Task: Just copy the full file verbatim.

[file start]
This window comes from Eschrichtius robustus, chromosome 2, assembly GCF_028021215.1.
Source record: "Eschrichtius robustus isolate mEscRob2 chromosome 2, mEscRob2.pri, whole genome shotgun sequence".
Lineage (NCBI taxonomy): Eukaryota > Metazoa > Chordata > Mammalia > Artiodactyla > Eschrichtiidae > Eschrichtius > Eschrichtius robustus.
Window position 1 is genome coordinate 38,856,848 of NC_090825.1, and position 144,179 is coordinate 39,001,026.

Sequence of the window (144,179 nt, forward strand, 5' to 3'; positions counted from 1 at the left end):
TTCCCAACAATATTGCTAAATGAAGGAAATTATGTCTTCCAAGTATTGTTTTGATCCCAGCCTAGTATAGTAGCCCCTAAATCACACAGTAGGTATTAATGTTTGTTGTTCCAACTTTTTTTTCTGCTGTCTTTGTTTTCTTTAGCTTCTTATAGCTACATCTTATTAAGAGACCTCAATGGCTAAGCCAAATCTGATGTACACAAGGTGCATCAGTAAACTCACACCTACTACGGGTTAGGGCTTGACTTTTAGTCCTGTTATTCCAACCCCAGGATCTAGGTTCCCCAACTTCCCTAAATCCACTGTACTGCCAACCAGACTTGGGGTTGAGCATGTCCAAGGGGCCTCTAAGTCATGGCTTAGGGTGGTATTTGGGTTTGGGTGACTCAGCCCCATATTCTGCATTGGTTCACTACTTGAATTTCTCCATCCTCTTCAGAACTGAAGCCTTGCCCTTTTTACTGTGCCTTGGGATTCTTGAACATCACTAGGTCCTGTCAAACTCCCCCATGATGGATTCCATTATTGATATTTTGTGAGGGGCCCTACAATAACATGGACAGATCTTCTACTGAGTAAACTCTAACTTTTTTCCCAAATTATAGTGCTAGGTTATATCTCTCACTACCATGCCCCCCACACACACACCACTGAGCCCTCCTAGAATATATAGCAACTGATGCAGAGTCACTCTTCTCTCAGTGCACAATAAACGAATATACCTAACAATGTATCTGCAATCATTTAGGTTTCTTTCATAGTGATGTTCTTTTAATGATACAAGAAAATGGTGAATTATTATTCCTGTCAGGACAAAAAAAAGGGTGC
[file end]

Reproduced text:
This window comes from Eschrichtius robustus, chromosome 2, assembly GCF_028021215.1.
Source record: "Eschrichtius robustus isolate mEscRob2 chromosome 2, mEscRob2.pri, whole genome shotgun sequence".
Lineage (NCBI taxonomy): Eukaryota > Metazoa > Chordata > Mammalia > Artiodactyla > Eschrichtiidae > Eschrichtius > Eschrichtius robustus.
Window position 1 is genome coordinate 38,856,848 of NC_090825.1, and position 144,179 is coordinate 39,001,026.

Sequence of the window (144,179 nt, forward strand, 5' to 3'; positions counted from 1 at the left end):
TTCCCAACAATATTGCTAAATGAAGGAAATTATGTCTTCCAAGTATTGTTTTGATCCCAGCCTAGTATAGTAGCCCCTAAATCACACAGTAGGTATTAATGTTTGTTGTTCCAACTTTTTTTTCTGCTGTCTTTGTTTTCTTTAGCTTCTTATAGCTACATCTTATTAAGAGACCTCAATGGCTAAGCCAAATCTGATGTACACAAGGTGCATCAGTAAACTCACACCTACTACGGGTTAGGGCTTGACTTTTAGTCCTGTTATTCCAACCCCAGGATCTAGGTTCCCCAACTTCCCTAAATCCACTGTACTGCCAACCAGACTTGGGGTTGAGCATGTCCAAGGGGCCTCTAAGTCATGGCTTAGGGTGGTATTTGGGTTTGGGTGACTCAGCCCCATATTCTGCATTGGTTCACTACTTGAATTTCTCCATCCTCTTCAGAACTGAAGCCTTGCCCTTTTTACTGTGCCTTGGGATTCTTGAACATCACTAGGTCCTGTCAAACTCCCCCATGATGGATTCCATTATTGATATTTTGTGAGGGGCCCTACAATAACATGGACAGATCTTCTACTGAGTAAACTCTAACTTTTTTCCCAAATTATAGTGCTAGGTTATATCTCTCACTACCATGCCCCCCACACACACACCACTGAGCCCTCCTAGAATATATAGCAACTGATGCAGAGTCACTCTTCTCTCAGTGCACAATAAACGAATATACCTAACAATGTATCTGCAATCATTTAGGTTTCTTTCATAGTGATGTTCTTTTAATGATACAAGAAAATGGTGAATTATTATTCCTGTCAGGACAAAAAAAAGGGTGC